Suman understood the meaning of the two oil drops, the Vision and Values, which must never be forgotten while he ventured in many facets of life to build successful businesses. Vision is the mental picture of our desired future and values are our emotions based on which we chose and decide things and how we accomplish them. Managing values is the ability to commit to a way of interacting with all stakeholders and others reflecting the common purpose to become ethical, responsive and profitable.


Origin of Human Values

During the earliest days of human life, mankind was spread over the globe driven by a centrifugal force of existence coping up with climate and environment variations. Thus emerged the diversity of cultures. Many of these wide spread different cultures disappeared and few of them survived. One of the main concerns of the mobile mankind is problem-solving organism. In a particular environment, spoken languages developed and then much later when civilisation reached matured state, different forms of written languages improved our ability to communicate and interchange ideas.

There came the need for mutually acceptable forms of behaviour for individuals to survive and reproduce. Such acceptable behaviours developed and transmitted from one generation to next. In the primitive stage, such “values” were mostly biological. For many millennia the values existed that suited the tribe. About ten thousand years ago came the earliest civilisations evolving the real knowledge moving further from lower biological to higher purpose of universe and conscious of life on earth. Each religion produced certain myths around the three fundamental questions of man, The Life, The world and The Creator. This led to some absolute rules of conduct, which is the basis for “human values”.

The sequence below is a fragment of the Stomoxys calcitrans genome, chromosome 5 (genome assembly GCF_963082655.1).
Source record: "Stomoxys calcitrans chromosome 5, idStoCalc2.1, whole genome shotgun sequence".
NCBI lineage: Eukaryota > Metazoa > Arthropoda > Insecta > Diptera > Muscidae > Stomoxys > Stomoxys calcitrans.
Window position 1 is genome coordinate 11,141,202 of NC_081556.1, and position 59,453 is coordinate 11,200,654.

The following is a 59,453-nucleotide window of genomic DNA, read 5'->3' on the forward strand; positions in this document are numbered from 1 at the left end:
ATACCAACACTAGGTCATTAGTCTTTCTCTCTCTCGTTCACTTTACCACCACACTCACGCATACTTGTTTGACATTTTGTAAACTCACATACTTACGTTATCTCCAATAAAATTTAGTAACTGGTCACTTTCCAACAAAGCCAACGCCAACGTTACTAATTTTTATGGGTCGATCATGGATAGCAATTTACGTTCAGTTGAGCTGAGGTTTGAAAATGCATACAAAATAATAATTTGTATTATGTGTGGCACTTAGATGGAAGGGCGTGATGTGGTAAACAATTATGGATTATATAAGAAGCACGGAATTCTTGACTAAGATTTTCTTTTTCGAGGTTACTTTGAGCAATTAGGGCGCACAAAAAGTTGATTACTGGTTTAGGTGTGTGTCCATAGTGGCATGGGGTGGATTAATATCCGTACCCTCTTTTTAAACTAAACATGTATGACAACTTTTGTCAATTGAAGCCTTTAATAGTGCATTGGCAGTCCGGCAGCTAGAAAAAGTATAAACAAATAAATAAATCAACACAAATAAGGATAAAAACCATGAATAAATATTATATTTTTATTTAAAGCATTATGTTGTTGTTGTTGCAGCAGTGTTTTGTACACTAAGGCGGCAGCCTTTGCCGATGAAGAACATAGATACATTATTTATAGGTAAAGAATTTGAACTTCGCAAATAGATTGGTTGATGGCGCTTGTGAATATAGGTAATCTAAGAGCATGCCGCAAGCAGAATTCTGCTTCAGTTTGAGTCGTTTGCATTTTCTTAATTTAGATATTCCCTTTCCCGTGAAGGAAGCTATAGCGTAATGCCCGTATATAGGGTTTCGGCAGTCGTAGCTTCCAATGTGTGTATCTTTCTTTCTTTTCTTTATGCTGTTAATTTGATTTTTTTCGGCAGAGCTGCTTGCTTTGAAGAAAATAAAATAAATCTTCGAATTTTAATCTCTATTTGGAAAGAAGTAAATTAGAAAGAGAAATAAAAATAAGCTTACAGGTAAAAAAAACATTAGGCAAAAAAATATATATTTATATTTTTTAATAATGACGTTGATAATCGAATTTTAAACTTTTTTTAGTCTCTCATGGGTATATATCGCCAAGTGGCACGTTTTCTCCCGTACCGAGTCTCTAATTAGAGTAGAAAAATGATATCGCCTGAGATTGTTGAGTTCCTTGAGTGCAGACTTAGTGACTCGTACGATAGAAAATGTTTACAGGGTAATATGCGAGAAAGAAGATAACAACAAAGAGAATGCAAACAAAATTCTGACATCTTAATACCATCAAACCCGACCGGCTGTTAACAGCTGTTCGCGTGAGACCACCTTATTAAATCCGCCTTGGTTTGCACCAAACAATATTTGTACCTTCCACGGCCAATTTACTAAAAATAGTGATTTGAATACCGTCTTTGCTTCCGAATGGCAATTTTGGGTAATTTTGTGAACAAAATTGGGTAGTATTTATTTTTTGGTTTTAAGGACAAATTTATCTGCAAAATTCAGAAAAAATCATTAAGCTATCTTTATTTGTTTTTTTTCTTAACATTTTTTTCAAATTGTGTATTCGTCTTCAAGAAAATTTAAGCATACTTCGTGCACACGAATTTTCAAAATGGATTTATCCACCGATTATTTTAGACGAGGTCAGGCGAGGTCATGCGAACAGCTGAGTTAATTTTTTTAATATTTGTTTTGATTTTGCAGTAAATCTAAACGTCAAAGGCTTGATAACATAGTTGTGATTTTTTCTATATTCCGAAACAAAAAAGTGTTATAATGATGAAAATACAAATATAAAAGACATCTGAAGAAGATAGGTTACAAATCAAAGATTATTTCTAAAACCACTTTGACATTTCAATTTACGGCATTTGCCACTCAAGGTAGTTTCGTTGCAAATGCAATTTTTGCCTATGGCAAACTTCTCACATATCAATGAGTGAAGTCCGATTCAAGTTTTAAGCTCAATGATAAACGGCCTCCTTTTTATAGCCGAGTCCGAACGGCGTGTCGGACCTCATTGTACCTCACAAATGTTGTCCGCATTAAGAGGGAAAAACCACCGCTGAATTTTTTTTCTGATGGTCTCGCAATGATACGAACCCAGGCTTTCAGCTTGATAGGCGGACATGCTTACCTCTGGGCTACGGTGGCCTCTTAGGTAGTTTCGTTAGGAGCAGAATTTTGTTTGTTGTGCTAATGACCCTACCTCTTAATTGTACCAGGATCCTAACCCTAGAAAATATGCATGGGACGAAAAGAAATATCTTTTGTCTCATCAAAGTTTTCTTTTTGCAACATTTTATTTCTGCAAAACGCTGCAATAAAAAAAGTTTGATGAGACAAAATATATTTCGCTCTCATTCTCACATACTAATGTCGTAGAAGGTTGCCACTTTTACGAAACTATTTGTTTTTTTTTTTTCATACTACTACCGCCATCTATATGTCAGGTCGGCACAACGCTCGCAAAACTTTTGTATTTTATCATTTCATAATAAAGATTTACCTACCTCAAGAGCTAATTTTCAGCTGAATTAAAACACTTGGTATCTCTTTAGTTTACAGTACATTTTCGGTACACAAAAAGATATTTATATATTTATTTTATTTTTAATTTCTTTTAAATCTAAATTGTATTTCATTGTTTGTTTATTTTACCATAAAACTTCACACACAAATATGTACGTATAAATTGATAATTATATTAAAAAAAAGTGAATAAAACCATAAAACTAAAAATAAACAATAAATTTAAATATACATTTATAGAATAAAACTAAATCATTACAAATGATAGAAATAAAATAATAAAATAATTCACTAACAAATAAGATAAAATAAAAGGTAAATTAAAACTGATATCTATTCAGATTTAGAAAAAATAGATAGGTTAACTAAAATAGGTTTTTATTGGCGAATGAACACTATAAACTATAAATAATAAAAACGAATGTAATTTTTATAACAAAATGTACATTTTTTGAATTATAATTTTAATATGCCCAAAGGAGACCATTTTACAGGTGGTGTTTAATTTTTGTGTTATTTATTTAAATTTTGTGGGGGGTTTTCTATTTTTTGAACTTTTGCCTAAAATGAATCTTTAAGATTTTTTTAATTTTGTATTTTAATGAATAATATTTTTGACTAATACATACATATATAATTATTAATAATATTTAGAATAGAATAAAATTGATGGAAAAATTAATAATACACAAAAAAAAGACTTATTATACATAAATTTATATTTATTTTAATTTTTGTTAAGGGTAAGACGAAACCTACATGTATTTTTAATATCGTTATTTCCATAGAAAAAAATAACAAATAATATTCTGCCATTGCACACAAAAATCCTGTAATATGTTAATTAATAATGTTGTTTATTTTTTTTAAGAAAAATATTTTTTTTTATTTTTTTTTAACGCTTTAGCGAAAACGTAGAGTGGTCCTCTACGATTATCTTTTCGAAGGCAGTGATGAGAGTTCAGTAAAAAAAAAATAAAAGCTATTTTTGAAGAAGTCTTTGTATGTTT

Our personal values determine how we assess our needs and choices and how we interact with others’ perceived values and needs to determine our action. The values, which are caught, rather than taught, are unique for each of us. Values are part of our “becoming”. Its uniqueness is evolved by quality of nature and nurture we receive. What “values” we seek to develop depends on our struggle with the environment.


Defining Values

Social scientists have attempted to understand human values and behaviours while the behavioural inconsistency with values is ongoing that the elders’ advice is always “Do as I say and not as I do”. At an individual level, value is a hidden belief about life and world around. Looking at what Reokech (1973), Hechter (1993), Merton (1968) and others say about it, value can be described as being terminal, representing desirable end states or instrumental to accomplish a goal. The most important thing in life is to decide what is most important says -Ken Blanchard – Managing by Values. Values are our inner feelings underpinning our choices and decisions and the means to achieve them.